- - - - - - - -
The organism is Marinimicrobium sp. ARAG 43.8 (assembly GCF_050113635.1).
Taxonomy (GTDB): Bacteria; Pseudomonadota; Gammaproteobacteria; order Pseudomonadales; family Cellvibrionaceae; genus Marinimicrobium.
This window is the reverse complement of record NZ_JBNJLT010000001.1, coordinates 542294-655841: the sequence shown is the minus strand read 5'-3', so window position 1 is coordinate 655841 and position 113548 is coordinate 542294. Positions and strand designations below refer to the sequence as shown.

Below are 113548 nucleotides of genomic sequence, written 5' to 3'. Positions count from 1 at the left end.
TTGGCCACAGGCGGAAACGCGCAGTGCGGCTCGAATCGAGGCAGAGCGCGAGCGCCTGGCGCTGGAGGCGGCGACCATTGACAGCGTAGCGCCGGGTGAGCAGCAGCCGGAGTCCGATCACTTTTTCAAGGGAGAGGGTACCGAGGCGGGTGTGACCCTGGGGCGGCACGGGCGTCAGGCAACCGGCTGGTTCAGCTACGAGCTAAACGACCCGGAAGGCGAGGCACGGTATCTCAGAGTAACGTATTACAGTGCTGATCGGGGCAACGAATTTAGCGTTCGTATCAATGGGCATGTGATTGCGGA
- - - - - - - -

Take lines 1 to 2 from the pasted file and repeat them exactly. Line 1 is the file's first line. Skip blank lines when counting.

The organism is Marinimicrobium sp. ARAG 43.8 (assembly GCF_050113635.1).
Taxonomy (GTDB): Bacteria; Pseudomonadota; Gammaproteobacteria; order Pseudomonadales; family Cellvibrionaceae; genus Marinimicrobium.